Start With Turning on the Faucet

I have all sorts of blog ideas stuck in my head and some I’ve even put in draft form, but I just haven’t written a full one in a while. I have time blocked out every evening to write, but every evening I find something else to do and move the calendar slot to the next night. I love writing but for some reason, I am fantastic at procrastinating when it comes to writing.

I just got an email from IMPACT and it was a list of quotes to get someone past the writers block. This one in particular, got me motivated enough to writing something. “Start writing, no matter what. The water does not flow until the faucet is turned on.” – Louis L’Amour, Author.

Everything I write doesn’t have to be perfect, ground breaking or even interesting to everyone. I have to accept that and move on. As I write this, I realized that the same thing applies to my relationships to my partners, coworkers, friend and family. You don’t have to have a reason to talk to someone, just talk. Start by saying “Hi, how are you?” or “Hi, how was your weekend?” and the water will flow.

We get so caught up in our daily to do list that sometimes we forget to be human. I have to talk to this person about this, and that person about that. How about talking to someone just because you want to, not because you need to? Crazy concept, but when you go to someone for the heck of it and not because you need something, you might actually build a two-way relationship and get a lot more out of the conversation than you ever thought you would. Stop thinking about what you need from someone and start thinking about him or her. People aren’t action items, so make sure not to always treat them that way.

Turn the faucet on and the water will flow, relationships will build and in the end you’ll get all the water you need.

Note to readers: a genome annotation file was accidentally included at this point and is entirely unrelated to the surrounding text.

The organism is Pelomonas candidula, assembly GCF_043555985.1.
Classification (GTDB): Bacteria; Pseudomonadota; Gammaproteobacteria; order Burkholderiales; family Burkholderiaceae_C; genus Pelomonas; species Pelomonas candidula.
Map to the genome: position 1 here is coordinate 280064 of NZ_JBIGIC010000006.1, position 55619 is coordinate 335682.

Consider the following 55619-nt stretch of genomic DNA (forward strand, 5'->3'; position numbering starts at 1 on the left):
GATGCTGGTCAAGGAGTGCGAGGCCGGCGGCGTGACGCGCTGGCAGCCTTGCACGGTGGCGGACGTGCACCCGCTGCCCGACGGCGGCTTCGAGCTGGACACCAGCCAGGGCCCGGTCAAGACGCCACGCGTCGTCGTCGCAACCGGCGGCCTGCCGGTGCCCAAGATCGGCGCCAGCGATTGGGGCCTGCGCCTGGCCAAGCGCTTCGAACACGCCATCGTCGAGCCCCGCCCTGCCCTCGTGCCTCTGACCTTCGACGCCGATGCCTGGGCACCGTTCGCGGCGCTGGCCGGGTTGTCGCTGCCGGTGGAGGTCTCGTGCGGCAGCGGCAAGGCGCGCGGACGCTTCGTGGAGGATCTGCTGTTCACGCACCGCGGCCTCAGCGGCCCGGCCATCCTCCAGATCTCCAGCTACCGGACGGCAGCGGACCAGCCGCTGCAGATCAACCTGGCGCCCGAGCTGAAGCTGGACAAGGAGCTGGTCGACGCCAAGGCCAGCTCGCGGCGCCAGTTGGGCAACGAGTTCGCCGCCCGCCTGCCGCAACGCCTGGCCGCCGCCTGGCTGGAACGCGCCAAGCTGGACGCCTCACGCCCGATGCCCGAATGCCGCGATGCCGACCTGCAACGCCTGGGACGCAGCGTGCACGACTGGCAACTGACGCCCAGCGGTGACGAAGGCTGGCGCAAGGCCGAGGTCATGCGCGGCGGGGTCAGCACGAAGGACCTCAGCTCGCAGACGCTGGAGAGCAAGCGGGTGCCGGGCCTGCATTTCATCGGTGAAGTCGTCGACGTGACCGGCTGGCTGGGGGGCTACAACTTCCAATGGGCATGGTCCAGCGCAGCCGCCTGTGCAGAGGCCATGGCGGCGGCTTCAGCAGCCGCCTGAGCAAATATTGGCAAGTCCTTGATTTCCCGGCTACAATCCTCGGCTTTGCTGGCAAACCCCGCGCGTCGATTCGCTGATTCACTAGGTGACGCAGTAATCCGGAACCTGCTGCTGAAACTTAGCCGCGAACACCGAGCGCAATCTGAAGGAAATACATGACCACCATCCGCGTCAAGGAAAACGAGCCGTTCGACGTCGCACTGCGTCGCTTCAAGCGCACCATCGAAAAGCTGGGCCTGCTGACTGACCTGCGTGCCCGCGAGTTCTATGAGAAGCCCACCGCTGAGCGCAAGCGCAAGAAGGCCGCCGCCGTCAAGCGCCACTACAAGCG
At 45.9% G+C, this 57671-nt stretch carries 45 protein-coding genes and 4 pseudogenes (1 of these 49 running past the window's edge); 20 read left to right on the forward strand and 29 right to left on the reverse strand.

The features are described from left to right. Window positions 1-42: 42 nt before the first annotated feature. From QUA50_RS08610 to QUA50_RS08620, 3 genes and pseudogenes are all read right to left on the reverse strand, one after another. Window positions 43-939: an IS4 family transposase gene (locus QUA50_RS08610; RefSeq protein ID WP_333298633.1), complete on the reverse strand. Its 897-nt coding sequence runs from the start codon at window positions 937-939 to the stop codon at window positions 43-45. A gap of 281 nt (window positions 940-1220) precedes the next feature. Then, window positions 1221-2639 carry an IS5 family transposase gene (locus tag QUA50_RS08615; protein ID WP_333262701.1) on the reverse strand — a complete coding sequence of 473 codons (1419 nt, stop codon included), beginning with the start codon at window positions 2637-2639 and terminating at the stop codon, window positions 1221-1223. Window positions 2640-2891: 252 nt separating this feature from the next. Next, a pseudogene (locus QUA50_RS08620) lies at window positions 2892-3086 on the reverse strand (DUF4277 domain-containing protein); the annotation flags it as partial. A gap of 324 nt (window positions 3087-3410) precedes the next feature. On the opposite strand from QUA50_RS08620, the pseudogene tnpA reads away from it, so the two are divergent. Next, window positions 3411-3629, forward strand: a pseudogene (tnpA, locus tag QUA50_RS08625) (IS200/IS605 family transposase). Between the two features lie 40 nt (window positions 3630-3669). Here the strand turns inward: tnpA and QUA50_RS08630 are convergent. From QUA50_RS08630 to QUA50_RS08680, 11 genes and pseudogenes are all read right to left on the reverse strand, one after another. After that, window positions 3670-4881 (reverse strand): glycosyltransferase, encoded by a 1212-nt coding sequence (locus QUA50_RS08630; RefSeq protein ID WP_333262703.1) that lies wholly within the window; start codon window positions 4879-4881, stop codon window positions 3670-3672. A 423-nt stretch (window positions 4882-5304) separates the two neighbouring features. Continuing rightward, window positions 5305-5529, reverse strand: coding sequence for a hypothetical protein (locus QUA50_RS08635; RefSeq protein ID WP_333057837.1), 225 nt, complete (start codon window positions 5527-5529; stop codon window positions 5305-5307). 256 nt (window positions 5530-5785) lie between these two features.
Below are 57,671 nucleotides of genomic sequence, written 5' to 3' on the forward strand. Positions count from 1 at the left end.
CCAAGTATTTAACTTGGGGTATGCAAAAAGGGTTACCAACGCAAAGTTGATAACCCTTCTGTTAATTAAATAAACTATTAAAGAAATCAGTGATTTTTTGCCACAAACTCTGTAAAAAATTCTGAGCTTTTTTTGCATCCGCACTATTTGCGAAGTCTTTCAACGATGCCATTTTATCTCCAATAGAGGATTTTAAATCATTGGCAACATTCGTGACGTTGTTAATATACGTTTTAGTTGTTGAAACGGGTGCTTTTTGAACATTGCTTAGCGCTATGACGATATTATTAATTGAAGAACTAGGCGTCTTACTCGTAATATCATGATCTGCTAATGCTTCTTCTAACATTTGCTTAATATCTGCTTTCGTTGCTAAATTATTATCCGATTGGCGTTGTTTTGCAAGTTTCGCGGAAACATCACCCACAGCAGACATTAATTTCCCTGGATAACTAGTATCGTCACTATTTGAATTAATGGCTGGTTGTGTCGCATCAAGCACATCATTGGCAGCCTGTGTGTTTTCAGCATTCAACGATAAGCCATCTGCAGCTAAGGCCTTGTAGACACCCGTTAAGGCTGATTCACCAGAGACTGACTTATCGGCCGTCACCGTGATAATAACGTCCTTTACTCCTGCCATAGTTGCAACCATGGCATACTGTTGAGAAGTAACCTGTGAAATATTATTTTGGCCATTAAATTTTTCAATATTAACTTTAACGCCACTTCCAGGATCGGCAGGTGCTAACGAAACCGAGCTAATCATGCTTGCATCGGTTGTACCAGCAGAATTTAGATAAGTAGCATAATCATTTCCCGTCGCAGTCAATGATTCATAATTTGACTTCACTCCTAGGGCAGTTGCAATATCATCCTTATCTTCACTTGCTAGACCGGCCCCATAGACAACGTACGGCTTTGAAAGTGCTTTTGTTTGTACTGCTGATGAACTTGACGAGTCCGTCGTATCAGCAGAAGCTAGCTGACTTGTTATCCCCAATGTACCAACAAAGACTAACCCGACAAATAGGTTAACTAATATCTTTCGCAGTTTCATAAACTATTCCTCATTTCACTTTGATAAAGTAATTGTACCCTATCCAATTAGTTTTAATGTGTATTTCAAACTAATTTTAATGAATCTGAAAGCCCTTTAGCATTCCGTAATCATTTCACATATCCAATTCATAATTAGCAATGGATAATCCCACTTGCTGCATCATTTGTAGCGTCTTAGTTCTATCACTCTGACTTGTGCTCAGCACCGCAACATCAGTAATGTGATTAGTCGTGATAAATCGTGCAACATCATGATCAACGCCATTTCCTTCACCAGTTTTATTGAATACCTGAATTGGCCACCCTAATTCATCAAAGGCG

Check out the IMPACT blog here which will give you some quotes to get you writing…it worked for me.

Close the Loop with Customers

Have you ever filled out a survey and wondered what happened to your thoughts and opinions once you hit the send button or dropped the survey into the wooden box? More than likely the company did one of two things. 1) they didn’t even read your survey and it ended in the spam folder or the garbage next to the wrapper from lunch or 2) the survey was read and the company made changes based on your feedback and those of other customers, but the changes are unknown to most customers because the results of the survey weren’t publicized.

If there was one thing I learned at last year’s Net Promoter certification class, it was that finding out what your customers think is very important, but it’s absolutely critical that action is then taken. Closing the loop with customers makes all the difference. By closing the loop, I mean getting in touch with customers after they have filled out a survey and thank them for giving you a 10 or asking them what could have been different during their experience. Sounds simple, but few do it.

A few weeks ago I went crazy and decided to join the world of BlackBerry. It has been years since I had one and those were happy years – the ones without the little red flashing light following me where ever I went. When I checked my email later that night I had a short survey from Verizon asking me how my experience was. I don’t remember how many questions the survey was but I do remember it was very short and at the end I had to score my experience on a scale of 0-10. I submitted the online survey and that was it.

Less than a week after I got my BlackBerry, I had a voicemail from Lee. Lee is the manager at my local Verizon store. His voicemail thanked me for working with Paul, the sales associate, and said that he hoped that I was enjoying my pink BlackBerry Curve. He thanked me for filling out the survey and giving my experience a 10. If I had any questions or concerns, I should feel free to call him and then he left his phone number.

Lee did two things that actually shocked me. He called. Yes, it sounds crazy, but after filling out numerous surveys in my 30+ years of life, it’s a very rare occasion to actually have the company follow up. The second thing that was shocking was that I was a person I wasn’t just a customer or some revenue for his strip mall store. He knew the name of my sales rep – whom I know for a fact I didn’t write in my survey – which phone I had and what I had ranked my experience. He was able to personalize his call to me. Rather than just saying “Thanks for filling out the survey” he made the call about me and my experience. I know that when I give my opinion, Verizon will listen.

When you ask for a customer’s opinion, close the loop. Let them know you listened. We all want our opinions to be heard and to know that we’ve been heard.

Must go, the red light is flashing.